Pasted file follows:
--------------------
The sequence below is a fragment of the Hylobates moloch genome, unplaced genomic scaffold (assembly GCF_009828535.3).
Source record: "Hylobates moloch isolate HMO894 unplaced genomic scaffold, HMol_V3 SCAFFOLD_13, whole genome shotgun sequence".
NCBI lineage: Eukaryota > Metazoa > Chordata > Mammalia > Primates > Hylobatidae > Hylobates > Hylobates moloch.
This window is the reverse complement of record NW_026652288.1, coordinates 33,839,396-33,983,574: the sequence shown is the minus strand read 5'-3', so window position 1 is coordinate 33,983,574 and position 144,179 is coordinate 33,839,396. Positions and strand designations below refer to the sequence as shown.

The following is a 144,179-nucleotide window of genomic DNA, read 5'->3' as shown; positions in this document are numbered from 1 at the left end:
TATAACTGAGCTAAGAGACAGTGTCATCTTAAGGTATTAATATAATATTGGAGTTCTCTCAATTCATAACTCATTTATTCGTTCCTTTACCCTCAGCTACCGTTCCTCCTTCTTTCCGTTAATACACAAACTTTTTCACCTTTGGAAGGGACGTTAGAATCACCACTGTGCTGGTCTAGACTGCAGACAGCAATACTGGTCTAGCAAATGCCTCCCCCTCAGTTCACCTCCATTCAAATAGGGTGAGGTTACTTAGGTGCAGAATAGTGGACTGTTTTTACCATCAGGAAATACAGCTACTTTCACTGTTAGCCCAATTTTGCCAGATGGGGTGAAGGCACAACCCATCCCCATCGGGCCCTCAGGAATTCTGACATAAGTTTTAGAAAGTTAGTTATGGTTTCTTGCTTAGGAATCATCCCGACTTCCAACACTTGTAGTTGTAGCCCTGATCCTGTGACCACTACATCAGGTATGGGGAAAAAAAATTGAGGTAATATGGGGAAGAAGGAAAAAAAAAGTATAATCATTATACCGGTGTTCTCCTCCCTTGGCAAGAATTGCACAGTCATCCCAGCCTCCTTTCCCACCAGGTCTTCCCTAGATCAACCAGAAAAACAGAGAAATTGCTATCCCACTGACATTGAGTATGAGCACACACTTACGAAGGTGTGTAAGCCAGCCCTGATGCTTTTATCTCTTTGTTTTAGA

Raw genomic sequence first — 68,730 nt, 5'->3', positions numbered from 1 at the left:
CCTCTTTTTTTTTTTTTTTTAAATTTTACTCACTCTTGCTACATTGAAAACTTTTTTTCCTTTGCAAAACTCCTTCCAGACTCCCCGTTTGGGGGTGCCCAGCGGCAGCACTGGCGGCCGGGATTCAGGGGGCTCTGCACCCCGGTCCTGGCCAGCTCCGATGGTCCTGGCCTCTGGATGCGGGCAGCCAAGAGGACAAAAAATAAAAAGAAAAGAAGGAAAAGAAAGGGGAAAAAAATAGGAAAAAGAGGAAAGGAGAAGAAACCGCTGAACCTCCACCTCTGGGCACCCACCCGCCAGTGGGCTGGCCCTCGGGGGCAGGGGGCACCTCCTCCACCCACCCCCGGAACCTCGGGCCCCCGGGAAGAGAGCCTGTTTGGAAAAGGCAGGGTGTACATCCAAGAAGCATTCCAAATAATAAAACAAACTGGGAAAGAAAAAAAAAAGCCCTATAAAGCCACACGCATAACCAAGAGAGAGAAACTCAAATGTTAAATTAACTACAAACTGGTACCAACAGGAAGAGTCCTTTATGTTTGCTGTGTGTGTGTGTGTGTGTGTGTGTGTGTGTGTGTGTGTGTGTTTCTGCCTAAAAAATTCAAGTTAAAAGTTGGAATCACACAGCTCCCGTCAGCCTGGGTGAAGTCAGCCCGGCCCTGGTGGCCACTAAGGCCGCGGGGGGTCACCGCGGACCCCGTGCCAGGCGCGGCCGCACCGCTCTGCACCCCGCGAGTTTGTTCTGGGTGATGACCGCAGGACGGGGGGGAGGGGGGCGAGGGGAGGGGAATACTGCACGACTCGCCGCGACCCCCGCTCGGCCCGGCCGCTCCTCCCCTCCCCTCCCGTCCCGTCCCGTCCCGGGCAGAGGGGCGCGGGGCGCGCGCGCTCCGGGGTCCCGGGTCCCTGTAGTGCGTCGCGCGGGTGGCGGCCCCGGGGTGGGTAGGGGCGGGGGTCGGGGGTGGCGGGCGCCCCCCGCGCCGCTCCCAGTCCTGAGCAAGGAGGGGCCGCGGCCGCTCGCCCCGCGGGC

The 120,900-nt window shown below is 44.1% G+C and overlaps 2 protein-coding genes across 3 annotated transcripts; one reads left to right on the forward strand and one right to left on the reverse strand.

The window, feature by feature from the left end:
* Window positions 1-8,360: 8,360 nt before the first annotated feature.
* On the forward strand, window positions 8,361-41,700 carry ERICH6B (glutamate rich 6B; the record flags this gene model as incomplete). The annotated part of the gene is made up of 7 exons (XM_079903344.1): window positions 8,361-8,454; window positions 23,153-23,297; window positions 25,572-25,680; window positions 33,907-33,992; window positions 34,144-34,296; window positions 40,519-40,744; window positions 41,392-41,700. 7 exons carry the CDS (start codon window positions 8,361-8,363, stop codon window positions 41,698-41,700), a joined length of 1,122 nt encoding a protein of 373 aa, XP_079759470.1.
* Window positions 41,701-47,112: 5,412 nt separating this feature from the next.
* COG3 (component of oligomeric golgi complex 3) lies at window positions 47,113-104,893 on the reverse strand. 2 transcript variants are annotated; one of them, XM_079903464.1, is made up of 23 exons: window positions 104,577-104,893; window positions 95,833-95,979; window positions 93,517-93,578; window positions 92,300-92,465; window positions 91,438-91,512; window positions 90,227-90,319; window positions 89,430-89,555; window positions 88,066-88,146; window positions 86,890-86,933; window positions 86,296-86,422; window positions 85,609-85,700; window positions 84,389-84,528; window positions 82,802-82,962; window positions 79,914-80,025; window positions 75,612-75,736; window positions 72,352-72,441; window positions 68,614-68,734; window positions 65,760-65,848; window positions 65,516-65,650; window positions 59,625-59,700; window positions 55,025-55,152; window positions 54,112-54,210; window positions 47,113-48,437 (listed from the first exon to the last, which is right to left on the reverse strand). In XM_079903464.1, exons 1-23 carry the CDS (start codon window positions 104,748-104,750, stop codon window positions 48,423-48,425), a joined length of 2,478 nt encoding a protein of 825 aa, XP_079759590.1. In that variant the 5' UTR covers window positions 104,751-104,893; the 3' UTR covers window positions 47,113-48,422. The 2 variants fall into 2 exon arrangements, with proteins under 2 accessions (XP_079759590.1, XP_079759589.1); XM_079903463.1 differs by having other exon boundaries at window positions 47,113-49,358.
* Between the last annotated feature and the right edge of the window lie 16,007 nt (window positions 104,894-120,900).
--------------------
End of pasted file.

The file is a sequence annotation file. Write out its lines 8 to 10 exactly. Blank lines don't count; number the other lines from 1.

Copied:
CCTCTTTTTTTTTTTTTTTTAAATTTTACTCACTCTTGCTACATTGAAAACTTTTTTTCCTTTGCAAAACTCCTTCCAGACTCCCCGTTTGGGGGTGCCCAGCGGCAGCACTGGCGGCCGGGATTCAGGGGGCTCTGCACCCCGGTCCTGGCCAGCTCCGATGGTCCTGGCCTCTGGATGCGGGCAGCCAAGAGGACAAAAAATAAAAAGAAAAGAAGGAAAAGAAAGGGGAAAAAAATAGGAAAAAGAGGAAAGGAGAAGAAACCGCTGAACCTCCACCTCTGGGCACCCACCCGCCAGTGGGCTGGCCCTCGGGGGCAGGGGGCACCTCCTCCACCCACCCCCGGAACCTCGGGCCCCCGGGAAGAGAGCCTGTTTGGAAAAGGCAGGGTGTACATCCAAGAAGCATTCCAAATAATAAAACAAACTGGGAAAGAAAAAAAAAAGCCCTATAAAGCCACACGCATAACCAAGAGAGAGAAACTCAAATGTTAAATTAACTACAAACTGGTACCAACAGGAAGAGTCCTTTATGTTTGCTGTGTGTGTGTGTGTGTGTGTGTGTGTGTGTGTGTGTGTGTGTTTCTGCCTAAAAAATTCAAGTTAAAAGTTGGAATCACACAGCTCCCGTCAGCCTGGGTGAAGTCAGCCCGGCCCTGGTGGCCACTAAGGCCGCGGGGGGTCACCGCGGACCCCGTGCCAGGCGCGGCCGCACCGCTCTGCACCCCGCGAGTTTGTTCTGGGTGATGACCGCAGGACGGGGGGGAGGGGGGCGAGGGGAGGGGAATACTGCACGACTCGCCGCGACCCCCGCTCGGCCCGGCCGCTCCTCCCCTCCCCTCCCGTCCCGTCCCGTCCCGGGCAGAGGGGCGCGGGGCGCGCGCGCTCCGGGGTCCCGGGTCCCTGTAGTGCGTCGCGCGGGTGGCGGCCCCGGGGTGGGTAGGGGCGGGGGTCGGGGGTGGCGGGCGCCCCCCGCGCCGCTCCCAGTCCTGAGCAAGGAGGGGCCGCGGCCGCTCGCCCCGCGGGC

The 120,900-nt window shown below is 44.1% G+C and overlaps 2 protein-coding genes across 3 annotated transcripts; one reads left to right on the forward strand and one right to left on the reverse strand.

The window, feature by feature from the left end: